‘Helen’ moves menacingly closer to Masula

Heavy loss feared in Krishna, Guntur and West Godavari districts

November 22, 2013 03:18 am | Updated November 16, 2021 07:57 pm IST - HYDERABAD:

Waves crashing on the shore due to the impact of cyclone Helen in Visakhapatnam on Thursday  Photo:K.R. Deepak

Waves crashing on the shore due to the impact of cyclone Helen in Visakhapatnam on Thursday Photo:K.R. Deepak

Heavy to very heavy rain may lash three coastal districts – Guntur, Krishna and West Godavari – as tropical cyclonic storm, Helen, intensified into a severe cyclone on Thursday.

The storm lay centred about 180 km east-southeast of Machilipatnam and is expected to cross its coast during afternoon / evening on Friday. Under its influence, Guntur, Krishna, West and East Godavari districts may witness heavy to very heavy rainfall in the next 48 hours.

Heavy rainfall is also forecast for places in Telangana and Rayalaseema districts.

The cyclone initially moved in west southwest direction and was anticipated to hit the coast near Prakasam / Nellore.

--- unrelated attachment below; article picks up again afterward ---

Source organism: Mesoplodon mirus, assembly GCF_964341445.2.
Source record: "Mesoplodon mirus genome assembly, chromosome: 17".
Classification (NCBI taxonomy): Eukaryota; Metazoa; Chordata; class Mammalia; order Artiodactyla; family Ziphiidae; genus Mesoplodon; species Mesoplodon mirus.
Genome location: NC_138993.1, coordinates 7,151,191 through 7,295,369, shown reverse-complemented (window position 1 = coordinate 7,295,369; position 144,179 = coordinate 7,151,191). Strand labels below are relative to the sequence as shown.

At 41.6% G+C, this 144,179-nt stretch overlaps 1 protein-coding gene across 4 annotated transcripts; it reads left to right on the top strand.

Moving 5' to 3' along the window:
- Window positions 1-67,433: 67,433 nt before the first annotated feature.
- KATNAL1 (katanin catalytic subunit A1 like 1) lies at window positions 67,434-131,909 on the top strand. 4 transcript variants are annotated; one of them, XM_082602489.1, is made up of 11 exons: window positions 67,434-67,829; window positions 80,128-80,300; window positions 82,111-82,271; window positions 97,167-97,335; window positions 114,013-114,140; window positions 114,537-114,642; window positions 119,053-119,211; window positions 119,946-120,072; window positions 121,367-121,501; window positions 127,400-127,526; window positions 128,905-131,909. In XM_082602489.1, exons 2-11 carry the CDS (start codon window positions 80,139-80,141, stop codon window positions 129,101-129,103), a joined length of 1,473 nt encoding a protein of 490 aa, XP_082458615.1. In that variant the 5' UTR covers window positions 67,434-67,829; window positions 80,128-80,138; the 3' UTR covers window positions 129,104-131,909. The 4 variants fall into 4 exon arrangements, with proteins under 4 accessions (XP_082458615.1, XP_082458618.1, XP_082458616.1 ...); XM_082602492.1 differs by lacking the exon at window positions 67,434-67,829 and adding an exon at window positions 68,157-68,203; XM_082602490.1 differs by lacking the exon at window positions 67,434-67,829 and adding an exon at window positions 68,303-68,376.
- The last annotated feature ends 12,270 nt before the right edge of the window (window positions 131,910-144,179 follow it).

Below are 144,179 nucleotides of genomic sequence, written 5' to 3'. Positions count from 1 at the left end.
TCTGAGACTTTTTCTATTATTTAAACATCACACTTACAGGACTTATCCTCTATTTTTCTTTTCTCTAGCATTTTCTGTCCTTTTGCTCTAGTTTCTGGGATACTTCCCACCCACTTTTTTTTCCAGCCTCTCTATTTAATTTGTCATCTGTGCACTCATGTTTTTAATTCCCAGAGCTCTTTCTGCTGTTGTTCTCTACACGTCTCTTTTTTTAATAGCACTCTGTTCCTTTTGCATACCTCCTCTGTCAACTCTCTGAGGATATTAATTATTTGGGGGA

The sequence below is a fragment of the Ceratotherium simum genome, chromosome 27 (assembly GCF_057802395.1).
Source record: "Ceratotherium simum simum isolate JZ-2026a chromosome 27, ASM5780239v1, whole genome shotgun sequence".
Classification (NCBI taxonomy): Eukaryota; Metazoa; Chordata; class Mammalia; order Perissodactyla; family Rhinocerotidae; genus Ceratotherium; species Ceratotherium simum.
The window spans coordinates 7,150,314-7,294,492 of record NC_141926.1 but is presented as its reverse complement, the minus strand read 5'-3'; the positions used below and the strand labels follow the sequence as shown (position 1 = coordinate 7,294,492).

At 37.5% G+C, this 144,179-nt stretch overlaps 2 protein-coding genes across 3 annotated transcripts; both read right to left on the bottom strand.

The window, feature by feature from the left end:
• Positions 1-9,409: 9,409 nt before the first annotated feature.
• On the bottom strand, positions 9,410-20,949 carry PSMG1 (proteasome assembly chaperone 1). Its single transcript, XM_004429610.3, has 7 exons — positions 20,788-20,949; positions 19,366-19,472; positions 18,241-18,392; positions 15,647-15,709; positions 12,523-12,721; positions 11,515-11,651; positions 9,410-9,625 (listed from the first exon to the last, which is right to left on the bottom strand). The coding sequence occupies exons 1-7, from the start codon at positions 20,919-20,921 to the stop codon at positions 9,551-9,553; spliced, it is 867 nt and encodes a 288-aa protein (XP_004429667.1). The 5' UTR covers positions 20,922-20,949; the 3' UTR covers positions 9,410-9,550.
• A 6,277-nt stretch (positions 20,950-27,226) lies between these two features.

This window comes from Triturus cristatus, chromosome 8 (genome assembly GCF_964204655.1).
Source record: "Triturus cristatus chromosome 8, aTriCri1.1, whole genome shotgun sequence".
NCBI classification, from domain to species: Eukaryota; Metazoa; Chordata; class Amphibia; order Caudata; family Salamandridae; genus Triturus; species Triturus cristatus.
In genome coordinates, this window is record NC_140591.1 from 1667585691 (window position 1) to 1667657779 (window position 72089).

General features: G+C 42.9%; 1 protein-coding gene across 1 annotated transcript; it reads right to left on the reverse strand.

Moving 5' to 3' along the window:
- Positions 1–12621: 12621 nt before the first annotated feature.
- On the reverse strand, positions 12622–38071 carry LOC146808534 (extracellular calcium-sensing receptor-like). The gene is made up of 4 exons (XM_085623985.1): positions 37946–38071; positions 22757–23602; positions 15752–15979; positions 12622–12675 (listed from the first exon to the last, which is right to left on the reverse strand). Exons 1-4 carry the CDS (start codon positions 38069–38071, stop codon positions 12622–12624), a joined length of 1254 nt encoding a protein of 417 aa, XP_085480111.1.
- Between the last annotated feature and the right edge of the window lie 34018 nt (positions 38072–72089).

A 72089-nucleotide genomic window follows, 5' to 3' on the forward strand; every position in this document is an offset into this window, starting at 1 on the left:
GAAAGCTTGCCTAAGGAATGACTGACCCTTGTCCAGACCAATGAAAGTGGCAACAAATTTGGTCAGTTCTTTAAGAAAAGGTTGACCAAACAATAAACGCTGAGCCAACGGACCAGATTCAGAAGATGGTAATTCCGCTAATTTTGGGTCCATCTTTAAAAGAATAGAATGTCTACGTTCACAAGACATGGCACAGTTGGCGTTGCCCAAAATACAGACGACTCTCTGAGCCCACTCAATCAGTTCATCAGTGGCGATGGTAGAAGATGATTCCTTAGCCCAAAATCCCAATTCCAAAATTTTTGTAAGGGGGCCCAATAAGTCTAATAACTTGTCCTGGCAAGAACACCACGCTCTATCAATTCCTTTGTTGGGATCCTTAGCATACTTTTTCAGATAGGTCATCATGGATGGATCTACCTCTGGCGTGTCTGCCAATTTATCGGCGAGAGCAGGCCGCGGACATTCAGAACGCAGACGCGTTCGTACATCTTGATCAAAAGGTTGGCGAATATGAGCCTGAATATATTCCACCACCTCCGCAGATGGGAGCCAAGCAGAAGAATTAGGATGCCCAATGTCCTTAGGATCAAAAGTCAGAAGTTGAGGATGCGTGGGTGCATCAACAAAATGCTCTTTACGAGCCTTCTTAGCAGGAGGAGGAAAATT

But it subsequently changed course and was moving westwards to make landfall near Machiplipatnam.

The Meteorological Department had issued an orange message for the cyclone indicating it had strength of breaking branches of trees and uprooting of large avenue trees that could snap power and communication lines.

The severe cyclonic storm will be accompanied by winds that could reach speed of 95 to 105 kmph and storm surge of 1.5 m height and above. This could inundate low-lying areas along the coast.

In view of forecast of rough to very rough condition of the sea over the next two days, the Met department had asked the Government to ensure total suspension of fishing operations and evacuation of hutment dwellers in low-lying areas to safer places.

Alert sounded

With the threat of large-scale inundation looming large, the State Government had put the administration of three districts on alert. Revenue Minister N. Raghuveera Reddy, who conducted a videoconference with the Collectors, enquired about the preparedness to tackle the impending calamity.

While evacuation of the people of low-lying and vulnerable areas in the districts likely to be affected had begun, the Collectors had been asked to warn people about the possible flash floods in streams and rivulets. While six teams of the National Disaster Response Force were in position, the State Government had requested more teams to be kept ready as also helicopters and generators.

About 450 personnel drafted recently for the State Disaster Management Force would also be available to help in evacuation and relief work.

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